Sleep deprivation creates major problems

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Sleep deprivation creates major problems

Photo by Greyson Heflin

Photo by Greyson Heflin

Photo by Greyson Heflin

Photo by Greyson Heflin

Xueni Wang, Staff Reporter

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The student next to you’s eyes keep drooping. His head drifts downward, then he suddenly flinches and pulls it back up. He sits up straight in his desk and forces himself to pay attention to the teacher. A look of confusion comes over his when he realizes that he missed some critical information during his nap.

Everyone has either seen this situation or been the student falling asleep. Doctors recommend that high school students get eight or nine hours of sleep a night, but most students fall short of that goal.

Students complain that school piles on too much for them to keep up which leaves them up at night to finish before class, but the most common factor that keeps students up late at night is technology. Cell phones are very accessible to high school students; they may play a distraction to them.

According to the National Sleep Foundation, about 72 percent of children ages six to 17 sleep with at least one electronic device in their bedroom. Students who have electronics with them in their bedrooms get one hour less sleep than the average.

Having your phone can distract you, such as checking email or finding a post you find interesting, or just watching a video you like. Also, Blue light from phone screens decreases the production of melatonin, a hormone that controls how long you stay asleep.

Keeping your bedroom free of distractions and turning off electronics 30 minutes before bedtime are recommendations from pediatrician Dr. Lori Balahan, who has worked for 22 years with many students who dealt with sleep deprivation.

Students who don’t get enough sleep often have issues with mental health, such as anxiety and depression, according to Balaban. These health issues can negatively affect the way a student functions in school and their outside life.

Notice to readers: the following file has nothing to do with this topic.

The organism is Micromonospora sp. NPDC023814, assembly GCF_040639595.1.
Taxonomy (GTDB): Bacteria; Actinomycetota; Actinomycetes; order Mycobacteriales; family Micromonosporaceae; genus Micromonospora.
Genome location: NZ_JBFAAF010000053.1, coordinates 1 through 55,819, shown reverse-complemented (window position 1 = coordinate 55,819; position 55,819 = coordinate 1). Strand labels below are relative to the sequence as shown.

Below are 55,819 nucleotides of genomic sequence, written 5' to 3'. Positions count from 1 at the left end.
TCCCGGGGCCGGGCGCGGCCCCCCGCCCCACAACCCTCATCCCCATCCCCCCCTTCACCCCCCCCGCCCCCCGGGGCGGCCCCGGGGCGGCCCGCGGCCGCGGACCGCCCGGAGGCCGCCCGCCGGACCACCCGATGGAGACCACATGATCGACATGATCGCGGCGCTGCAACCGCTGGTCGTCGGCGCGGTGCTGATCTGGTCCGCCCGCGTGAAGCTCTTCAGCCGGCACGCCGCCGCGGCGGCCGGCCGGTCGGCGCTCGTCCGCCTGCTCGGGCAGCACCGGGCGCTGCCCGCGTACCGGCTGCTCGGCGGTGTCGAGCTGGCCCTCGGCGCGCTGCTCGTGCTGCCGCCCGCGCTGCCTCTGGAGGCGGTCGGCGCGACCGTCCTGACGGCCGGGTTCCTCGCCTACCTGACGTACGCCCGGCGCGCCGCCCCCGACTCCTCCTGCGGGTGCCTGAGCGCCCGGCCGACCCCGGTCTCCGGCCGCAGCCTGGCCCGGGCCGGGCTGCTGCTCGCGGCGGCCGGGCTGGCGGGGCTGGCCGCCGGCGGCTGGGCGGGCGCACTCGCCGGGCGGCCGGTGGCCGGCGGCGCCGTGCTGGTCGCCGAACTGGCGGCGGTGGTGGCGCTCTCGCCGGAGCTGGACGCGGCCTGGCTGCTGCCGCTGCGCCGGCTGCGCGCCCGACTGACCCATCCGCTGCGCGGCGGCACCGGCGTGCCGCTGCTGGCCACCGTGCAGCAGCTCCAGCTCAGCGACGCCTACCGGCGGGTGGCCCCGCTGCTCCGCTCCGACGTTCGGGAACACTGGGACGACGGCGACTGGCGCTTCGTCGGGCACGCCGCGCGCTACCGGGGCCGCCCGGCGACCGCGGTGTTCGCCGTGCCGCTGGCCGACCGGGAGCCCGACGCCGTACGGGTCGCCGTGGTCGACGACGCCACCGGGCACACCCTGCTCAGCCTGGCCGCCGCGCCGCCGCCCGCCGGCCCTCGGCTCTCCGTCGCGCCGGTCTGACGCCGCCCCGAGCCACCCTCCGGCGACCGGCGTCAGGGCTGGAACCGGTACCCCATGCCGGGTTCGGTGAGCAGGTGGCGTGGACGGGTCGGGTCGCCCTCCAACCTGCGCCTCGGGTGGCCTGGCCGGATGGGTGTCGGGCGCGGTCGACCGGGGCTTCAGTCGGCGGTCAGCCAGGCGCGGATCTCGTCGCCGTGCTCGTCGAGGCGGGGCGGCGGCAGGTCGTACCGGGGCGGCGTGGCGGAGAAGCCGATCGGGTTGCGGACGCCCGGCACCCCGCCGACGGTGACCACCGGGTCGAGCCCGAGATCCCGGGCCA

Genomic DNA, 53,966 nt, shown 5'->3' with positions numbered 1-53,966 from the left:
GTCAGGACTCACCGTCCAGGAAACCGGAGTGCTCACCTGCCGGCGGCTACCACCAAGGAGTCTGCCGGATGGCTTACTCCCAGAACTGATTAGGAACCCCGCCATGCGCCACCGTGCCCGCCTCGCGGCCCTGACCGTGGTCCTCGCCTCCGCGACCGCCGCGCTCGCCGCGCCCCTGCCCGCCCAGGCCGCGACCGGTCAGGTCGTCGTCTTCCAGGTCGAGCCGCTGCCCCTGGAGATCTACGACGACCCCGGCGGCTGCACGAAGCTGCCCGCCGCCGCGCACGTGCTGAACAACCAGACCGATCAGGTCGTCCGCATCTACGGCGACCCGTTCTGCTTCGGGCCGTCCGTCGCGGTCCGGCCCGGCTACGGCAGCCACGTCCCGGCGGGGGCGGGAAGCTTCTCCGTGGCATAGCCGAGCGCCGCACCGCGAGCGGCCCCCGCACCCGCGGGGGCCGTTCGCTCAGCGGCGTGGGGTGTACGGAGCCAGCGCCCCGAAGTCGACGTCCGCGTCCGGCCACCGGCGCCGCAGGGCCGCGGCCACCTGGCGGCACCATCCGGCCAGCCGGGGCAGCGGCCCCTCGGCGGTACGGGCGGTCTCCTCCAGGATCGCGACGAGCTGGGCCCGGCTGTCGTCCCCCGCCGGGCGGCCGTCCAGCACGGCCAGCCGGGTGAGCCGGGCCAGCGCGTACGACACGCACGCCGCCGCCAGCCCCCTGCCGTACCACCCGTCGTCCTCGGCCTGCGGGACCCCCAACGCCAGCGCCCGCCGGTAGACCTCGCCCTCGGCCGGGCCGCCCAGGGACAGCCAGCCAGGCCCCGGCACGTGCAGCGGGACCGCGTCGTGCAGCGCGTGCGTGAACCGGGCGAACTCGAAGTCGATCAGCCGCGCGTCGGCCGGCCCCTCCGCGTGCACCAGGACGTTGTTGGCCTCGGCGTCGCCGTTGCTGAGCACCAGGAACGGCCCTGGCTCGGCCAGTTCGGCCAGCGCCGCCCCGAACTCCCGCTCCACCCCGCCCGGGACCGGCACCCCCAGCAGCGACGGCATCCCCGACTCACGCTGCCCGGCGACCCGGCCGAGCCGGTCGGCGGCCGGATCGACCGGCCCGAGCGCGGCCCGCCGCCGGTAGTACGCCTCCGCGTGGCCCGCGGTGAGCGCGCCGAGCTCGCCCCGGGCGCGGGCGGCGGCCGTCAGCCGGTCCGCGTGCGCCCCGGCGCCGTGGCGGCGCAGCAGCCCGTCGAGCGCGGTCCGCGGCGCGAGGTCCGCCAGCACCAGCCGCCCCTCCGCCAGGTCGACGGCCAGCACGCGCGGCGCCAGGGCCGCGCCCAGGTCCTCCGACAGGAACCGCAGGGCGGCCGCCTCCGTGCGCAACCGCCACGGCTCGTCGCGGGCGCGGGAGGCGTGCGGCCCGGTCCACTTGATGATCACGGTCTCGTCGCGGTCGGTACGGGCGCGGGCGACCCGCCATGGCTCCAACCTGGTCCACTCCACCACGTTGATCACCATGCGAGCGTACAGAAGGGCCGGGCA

Balaban believes that students should have a very organized schedule that includes their sleeping schedule as well. Students want to have their free time to do what they want outside of school, but if students do not balance their work and non-work schedules, this may lead them to be up at night, either doing their work from school or staying late to play on their phone.

The situation that Balaban worries about the most is students who drive during the morning. Students that are tired in the morning have hard time concentrating; this may lead to accidents if students are not aware of their surroundings.

If you still find yourself tired during the day, exercise during to keep yourself awake, but it is not recommended to exercise at night because it will keep you excited from being asleep.

If you still find yourself drifting off to sleep during the day, a 20 minute early afternoon nap may be the answer. However, according to Balaban, more than 20 minutes or late afternoon naps can actually hurt your sleep.

While chugging a Red Bull or pounding some coffee might seem like a good idea to keep you awake, Balaban says that caffeine is really not a good strategy for teens.  “It can interfere with sleep quality, especially if taken in the afternoon; is physiologically, addictive; and again, feeling a need for it indicates not enough sleep, which should be dealt with in a healthier manner,” Balaban said.

If you ever find yourself in a vulnerable state of stress, please do consider finding the best solution to increase your sleep hour. It can definitely help yourself out throughout the day without worrying about missing your lesson.